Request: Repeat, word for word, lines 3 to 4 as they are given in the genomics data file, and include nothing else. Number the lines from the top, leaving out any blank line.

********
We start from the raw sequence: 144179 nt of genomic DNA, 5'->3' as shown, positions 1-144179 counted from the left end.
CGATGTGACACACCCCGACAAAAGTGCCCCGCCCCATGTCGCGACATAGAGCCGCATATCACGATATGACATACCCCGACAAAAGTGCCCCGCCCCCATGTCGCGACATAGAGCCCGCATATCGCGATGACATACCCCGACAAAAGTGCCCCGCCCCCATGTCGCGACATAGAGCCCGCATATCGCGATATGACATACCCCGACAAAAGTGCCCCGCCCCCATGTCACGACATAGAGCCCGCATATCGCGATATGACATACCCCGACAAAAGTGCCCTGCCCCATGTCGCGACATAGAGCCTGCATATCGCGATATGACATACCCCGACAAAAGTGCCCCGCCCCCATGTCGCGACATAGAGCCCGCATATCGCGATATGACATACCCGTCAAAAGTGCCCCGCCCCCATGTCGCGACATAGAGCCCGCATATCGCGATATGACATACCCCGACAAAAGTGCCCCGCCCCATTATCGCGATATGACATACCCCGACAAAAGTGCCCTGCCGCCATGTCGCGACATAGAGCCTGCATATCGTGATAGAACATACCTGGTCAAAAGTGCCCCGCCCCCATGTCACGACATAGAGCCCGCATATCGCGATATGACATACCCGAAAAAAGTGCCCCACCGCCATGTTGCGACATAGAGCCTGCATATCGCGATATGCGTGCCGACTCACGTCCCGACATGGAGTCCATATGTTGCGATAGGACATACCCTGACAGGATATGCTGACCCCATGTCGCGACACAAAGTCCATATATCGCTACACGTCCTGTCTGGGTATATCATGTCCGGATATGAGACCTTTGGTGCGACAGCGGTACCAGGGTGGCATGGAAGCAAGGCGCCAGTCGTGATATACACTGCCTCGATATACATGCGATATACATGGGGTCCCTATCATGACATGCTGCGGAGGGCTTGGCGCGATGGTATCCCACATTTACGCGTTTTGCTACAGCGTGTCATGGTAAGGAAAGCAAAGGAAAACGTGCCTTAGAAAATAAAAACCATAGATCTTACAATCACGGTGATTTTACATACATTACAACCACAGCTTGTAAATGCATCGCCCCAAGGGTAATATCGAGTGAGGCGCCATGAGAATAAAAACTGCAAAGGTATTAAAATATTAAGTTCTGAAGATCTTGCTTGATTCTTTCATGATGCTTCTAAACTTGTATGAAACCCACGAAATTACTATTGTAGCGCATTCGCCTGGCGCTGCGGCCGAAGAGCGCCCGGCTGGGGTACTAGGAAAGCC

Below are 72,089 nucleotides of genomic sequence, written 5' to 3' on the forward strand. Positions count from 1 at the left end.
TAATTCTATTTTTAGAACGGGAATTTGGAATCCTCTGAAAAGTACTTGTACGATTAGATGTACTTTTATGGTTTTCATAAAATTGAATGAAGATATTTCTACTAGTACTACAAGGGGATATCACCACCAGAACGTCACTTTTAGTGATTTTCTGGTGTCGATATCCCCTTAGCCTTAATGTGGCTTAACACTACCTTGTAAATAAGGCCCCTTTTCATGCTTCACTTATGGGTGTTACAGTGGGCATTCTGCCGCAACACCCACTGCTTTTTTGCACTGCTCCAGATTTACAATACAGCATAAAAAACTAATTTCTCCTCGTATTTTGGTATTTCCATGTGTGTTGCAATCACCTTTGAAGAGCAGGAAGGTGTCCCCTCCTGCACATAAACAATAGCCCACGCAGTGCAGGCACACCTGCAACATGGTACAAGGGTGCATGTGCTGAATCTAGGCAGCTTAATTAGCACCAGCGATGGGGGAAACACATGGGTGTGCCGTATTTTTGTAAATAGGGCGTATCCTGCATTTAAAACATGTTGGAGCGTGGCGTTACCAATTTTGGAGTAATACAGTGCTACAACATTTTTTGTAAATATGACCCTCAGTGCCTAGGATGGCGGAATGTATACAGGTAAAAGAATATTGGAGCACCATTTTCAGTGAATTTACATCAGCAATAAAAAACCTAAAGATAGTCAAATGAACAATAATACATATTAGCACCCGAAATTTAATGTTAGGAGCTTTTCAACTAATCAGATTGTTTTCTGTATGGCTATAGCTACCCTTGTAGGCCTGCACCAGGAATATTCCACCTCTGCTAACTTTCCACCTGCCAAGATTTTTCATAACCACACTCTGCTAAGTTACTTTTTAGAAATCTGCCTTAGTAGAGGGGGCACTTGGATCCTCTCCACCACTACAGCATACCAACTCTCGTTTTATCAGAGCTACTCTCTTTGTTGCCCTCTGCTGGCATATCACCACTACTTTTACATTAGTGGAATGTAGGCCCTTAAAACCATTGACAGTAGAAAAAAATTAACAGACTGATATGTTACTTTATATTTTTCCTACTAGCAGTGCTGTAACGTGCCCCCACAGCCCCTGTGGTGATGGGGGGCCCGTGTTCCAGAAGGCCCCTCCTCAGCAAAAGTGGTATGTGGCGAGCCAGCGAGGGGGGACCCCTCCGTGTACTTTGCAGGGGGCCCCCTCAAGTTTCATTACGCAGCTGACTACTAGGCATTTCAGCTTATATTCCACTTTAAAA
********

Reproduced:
Below are 72,089 nucleotides of genomic sequence, written 5' to 3' on the forward strand. Positions count from 1 at the left end.
TAATTCTATTTTTAGAACGGGAATTTGGAATCCTCTGAAAAGTACTTGTACGATTAGATGTACTTTTATGGTTTTCATAAAATTGAATGAAGATATTTCTACTAGTACTACAAGGGGATATCACCACCAGAACGTCACTTTTAGTGATTTTCTGGTGTCGATATCCCCTTAGCCTTAATGTGGCTTAACACTACCTTGTAAATAAGGCCCCTTTTCATGCTTCACTTATGGGTGTTACAGTGGGCATTCTGCCGCAACACCCACTGCTTTTTTGCACTGCTCCAGATTTACAATACAGCATAAAAAACTAATTTCTCCTCGTATTTTGGTATTTCCATGTGTGTTGCAATCACCTTTGAAGAGCAGGAAGGTGTCCCCTCCTGCACATAAACAATAGCCCACGCAGTGCAGGCACACCTGCAACATGGTACAAGGGTGCATGTGCTGAATCTAGGCAGCTTAATTAGCACCAGCGATGGGGGAAACACATGGGTGTGCCGTATTTTTGTAAATAGGGCGTATCCTGCATTTAAAACATGTTGGAGCGTGGCGTTACCAATTTTGGAGTAATACAGTGCTACAACATTTTTTGTAAATATGACCCTCAGTGCCTAGGATGGCGGAATGTATACAGGTAAAAGAATATTGGAGCACCATTTTCAGTGAATTTACATCAGCAATAAAAAACCTAAAGATAGTCAAATGAACAATAATACATATTAGCACCCGAAATTTAATGTTAGGAGCTTTTCAACTAATCAGATTGTTTTCTGTATGGCTATAGCTACCCTTGTAGGCCTGCACCAGGAATATTCCACCTCTGCTAACTTTCCACCTGCCAAGATTTTTCATAACCACACTCTGCTAAGTTACTTTTTAGAAATCTGCCTTAGTAGAGGGGGCACTTGGATCCTCTCCACCACTACAGCATACCAACTCTCGTTTTATCAGAGCTACTCTCTTTGTTGCCCTCTGCTGGCATATCACCACTACTTTTACATTAGTGGAATGTAGGCCCTTAAAACCATTGACAGTAGAAAAAAATTAACAGACTGATATGTTACTTTATATTTTTCCTACTAGCAGTGCTGTAACGTGCCCCCACAGCCCCTGTGGTGATGGGGGGCCCGTGTTCCAGAAGGCCCCTCCTCAGCAAAAGTGGTATGTGGCGAGCCAGCGAGGGGGGACCCCTCCGTGTACTTTGCAGGGGGCCCCCTCAAGTTTCATTACGCAGCTGACTACTAGGCATTTCAGCTTATATTCCACTTTAAAA